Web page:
He is claimed to be the first cyborg artist. A cyborg is a being with both organic and biomechatronic (biological, mechanical and electronic) parts. Colour emits frequencies and the antennae allows for vibrations to be picked up. This long bendy piece of technology arcs over the top of his head and holds an electronic eye, that lingers just above his own eyes. As it detects colour it sends frequencies to a chip installed into the back of his head and literally vibrates the bone in his skull. As each colour emits a different sound he has had to teach himself which colour is which by holding pieces of coloured card in front of his electronic eye. He learnt his colours just as a young child would. He memorised the names and the notes attached to each of these colours. After some time, Neil didn’t have to think about the notes, and the colours simply became perceptions, which in turn, grew into feelings. He began to have favourite colours.

When Neil began to dream in colour, hearing the electronic sounds in his brain while he slept, he knew that the software and his brain had united and he had truly become a cyborg. He is often seen wearing very bright clothing. For example, yellow trousers, a blue t-shirt and pink jacket. How does he decide on what to wear? He looks into his wardrobe and listens to the chords until he finds the tune he likes for that day. If he goes to an art gallery he can listen to a Picasso or a Van Gogh. For Neil, a trip to the supermarket is like going to a nightclub. Each product vies for his attention, especially the cleaning aisle, creating voracious pieces of music.

So as spring takes its hold and pushes aside the greys of winter, I wonder what Neil would think about the colours of Jervis Bay and its surrounds.

The widest blue sky, reflected in the aqua water, flanked by the whitest of sand.


Callala Beach (Photograph by Trevor Smith)

To walk through the bushland around Callala Beach, brushing past blades of green.

Burrawang Photograph Rowena Sierant

Burrawang (Rowena Sierant)

To come upon a wall of wattle that whispers the hopes of Summer.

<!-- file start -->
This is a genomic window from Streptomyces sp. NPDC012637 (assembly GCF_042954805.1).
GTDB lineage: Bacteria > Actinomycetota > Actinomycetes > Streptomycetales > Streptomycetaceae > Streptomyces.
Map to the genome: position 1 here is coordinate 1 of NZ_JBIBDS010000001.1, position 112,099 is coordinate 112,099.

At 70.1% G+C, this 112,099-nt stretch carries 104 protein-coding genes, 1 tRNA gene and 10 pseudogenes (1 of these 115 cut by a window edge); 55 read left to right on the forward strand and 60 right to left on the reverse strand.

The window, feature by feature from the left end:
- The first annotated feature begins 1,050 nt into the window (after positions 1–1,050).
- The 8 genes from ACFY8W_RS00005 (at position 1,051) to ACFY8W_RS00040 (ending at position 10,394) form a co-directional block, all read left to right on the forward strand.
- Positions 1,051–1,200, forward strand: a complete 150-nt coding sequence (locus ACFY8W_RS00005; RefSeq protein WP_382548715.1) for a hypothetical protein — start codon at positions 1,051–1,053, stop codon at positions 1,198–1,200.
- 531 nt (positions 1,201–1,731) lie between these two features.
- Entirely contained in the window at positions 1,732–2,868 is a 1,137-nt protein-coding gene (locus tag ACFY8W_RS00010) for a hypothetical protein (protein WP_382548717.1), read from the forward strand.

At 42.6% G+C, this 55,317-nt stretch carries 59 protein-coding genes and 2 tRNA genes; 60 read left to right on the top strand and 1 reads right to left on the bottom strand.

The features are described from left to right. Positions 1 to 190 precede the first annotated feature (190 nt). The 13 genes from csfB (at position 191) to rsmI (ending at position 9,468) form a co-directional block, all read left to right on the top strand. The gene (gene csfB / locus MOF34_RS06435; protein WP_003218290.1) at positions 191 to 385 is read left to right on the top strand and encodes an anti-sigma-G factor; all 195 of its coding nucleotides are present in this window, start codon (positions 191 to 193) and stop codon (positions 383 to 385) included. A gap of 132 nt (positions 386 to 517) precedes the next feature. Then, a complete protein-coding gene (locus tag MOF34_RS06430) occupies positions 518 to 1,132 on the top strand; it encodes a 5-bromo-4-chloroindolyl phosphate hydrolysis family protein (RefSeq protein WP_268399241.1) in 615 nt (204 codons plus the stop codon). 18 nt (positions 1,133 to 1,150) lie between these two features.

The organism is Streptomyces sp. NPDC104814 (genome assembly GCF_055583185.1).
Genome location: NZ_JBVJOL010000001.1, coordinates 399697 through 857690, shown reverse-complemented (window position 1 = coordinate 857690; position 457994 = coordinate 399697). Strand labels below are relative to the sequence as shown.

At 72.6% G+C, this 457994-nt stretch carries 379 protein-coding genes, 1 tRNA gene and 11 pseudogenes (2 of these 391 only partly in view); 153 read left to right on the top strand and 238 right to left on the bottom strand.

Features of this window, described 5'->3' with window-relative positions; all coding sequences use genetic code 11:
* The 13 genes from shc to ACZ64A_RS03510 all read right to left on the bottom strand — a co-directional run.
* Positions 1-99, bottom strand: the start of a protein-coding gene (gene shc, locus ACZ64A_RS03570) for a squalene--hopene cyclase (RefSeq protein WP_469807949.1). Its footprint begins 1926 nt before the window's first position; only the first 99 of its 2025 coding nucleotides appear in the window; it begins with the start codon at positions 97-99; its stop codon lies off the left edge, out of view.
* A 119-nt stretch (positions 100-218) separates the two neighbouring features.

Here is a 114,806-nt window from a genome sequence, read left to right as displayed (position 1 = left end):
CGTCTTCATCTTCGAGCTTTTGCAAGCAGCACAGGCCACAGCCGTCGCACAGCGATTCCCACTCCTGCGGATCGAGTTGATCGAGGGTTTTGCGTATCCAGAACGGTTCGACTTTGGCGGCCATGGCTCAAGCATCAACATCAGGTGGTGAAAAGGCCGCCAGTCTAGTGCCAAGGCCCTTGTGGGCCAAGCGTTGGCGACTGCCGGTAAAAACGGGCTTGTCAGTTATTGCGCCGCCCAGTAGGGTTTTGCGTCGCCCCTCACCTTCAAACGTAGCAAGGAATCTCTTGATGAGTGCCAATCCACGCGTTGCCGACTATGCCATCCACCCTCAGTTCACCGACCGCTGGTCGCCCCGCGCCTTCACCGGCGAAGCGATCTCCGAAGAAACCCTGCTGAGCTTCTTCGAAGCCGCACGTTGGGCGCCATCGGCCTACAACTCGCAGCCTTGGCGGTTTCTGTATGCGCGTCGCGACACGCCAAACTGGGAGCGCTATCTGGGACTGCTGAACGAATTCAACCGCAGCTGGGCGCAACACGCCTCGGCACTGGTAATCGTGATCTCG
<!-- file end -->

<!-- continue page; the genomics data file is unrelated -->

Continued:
Wattle in Myola (Rowena Sierant)

Wattle in Myola (Rowena Sierant)

To look up at the eucalypts and hear the vibrancy of lorikeets, king parrots and rosellas. Their feathered sounds competing with their boisterous calls.


To rise early and wander along the length of the beach, watching the sun rise.

Sunrise Callala Beach (Rowena Sierant)

Sunrise Callala Beach (Rowena Sierant)

The colours of nature bring such a wonderful feeling of gratification and pleasure. Neil can now enjoy this in his own unique way. I admire how he is so content with having the gift of being able to sense colour through sound. I can only wonder how the melodies of a Jervis Bay spring would play in his head.

Check out Neil’s TED talk:

What Makes People Happy?

In the last week, I have read about two studies that delve into the subject of what makes people happy. The first study involved over thirty thousand participants and was conducted in Canada. It found that people living on streets with numerous trees (more than ten) felt better both mentally and physically than those who didn’t live under a canopy of green. The ‘tree people’ tended to live seven years longer and suffered less health problems such as diabetes, heart disease and obesity. Another benefit of living on a tree-lined street was that it made one feel as though they had received a salary rise of up to twenty thousand dollars! In other words, you will feel rich when there are trees surrounding you that act like huge lungs absorbing not only the carbon dioxide and pollution humans create but all that negative energy that can intrude on one’s life.

I thought about my street in Myola, lined with immense eucalyptus trees. How I can walk, feeling protected and nurtured, under this shelter of shade on my short journey to Callala Beach. The word ‘eucalyptus’ comes from the combination of two Greek words, meaning well-covered. Surely, all this extra foliage must add years to the lives of my fellow Myolians. Seriously though, one reason why I moved to this area was because the community are a very content and cheerful bunch. Perhaps it has to do with all the trees that surround these towns.

Catherine Street, Myola

Catherine Street, Myola

The second study, conducted in Melbourne, reported that people who live in towns smaller than one thousand were significantly happier than those in big cities. The combined total of Callala beach and Myola is less than one thousand. Bingo! The reasons for this increased life satisfaction can be numerous. You will never come across a traffic light, and rarely will you see traffic congestion on your drive through Myola or Callala Beach. Crime in cities by far outweighs what you will find in these small towns. In small communities, people look out for one another. They stop, talk and listen. This sense of community is not very forthcoming in large cities.

I would like to add another ingredient to this recipe for happiness and that is living on the shores of Jervis Bay. Being able to walk the five kilometre stretch of Callala Beach every day enriches my life. Being able to take my dog on these walks makes it even better. In addition, pet owners are supposed to enjoy a greater sense of well-being.

Mali Jumping for Joy on Callala Beach